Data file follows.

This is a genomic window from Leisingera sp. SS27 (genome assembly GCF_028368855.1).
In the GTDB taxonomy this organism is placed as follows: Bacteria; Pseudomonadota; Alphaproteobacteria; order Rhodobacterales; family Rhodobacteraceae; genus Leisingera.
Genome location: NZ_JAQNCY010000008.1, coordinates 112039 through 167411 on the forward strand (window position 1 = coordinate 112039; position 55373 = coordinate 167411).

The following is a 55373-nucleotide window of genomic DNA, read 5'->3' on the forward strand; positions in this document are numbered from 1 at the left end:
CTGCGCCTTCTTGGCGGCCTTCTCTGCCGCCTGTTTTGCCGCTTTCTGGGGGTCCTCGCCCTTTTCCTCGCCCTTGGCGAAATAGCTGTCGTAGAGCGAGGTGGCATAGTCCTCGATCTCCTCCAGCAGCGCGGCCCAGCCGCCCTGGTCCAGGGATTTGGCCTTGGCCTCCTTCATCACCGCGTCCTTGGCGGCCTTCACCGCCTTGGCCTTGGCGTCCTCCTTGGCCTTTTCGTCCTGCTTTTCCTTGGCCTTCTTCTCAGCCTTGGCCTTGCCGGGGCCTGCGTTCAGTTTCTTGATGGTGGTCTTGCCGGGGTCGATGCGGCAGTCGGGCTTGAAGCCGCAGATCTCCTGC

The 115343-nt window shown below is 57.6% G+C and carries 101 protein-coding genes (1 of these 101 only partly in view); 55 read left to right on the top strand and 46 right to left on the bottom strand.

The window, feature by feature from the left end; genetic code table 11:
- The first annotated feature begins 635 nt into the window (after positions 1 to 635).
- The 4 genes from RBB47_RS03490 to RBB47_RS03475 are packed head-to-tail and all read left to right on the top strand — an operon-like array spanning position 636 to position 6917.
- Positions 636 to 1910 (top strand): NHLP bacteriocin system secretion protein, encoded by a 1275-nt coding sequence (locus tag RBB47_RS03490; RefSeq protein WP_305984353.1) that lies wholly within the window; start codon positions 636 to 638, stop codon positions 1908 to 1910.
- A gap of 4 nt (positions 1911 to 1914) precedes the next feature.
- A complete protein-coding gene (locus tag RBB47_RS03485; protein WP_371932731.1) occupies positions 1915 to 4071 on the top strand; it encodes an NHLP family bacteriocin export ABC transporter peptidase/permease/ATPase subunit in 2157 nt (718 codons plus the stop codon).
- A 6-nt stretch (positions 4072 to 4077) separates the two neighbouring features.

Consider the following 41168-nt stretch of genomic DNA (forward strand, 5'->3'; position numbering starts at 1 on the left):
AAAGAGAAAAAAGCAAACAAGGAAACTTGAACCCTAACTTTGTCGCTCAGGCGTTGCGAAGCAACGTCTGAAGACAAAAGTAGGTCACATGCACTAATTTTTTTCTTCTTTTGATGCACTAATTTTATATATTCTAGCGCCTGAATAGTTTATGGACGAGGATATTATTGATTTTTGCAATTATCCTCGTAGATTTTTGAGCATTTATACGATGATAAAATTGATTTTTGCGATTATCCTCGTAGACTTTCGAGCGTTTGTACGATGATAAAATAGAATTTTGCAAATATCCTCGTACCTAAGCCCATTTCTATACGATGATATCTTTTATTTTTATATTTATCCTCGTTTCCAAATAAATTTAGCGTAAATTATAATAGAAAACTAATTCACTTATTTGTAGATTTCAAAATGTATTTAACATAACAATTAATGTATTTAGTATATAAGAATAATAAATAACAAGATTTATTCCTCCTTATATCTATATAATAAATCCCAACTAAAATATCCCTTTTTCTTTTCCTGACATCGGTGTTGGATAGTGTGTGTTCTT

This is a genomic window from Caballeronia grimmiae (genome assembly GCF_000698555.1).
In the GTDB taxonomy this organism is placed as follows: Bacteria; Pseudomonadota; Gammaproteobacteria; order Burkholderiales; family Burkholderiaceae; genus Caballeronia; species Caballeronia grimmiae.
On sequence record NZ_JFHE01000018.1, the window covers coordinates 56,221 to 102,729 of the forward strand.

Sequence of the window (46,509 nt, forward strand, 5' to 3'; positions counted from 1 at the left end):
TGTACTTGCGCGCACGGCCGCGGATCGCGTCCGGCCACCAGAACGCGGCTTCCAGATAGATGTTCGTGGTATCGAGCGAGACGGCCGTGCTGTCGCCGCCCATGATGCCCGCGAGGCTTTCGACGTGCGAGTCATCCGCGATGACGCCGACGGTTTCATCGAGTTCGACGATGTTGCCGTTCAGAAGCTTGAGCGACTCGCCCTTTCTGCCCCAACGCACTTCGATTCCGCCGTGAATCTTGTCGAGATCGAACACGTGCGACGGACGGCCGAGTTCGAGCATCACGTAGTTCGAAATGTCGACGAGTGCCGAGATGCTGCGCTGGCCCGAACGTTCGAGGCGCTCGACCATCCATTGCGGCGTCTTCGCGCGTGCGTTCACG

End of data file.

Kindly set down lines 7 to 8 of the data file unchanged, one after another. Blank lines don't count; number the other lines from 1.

The window, feature by feature from the left end; genetic code table 11:
- The first annotated feature begins 635 nt into the window (after positions 1 to 635).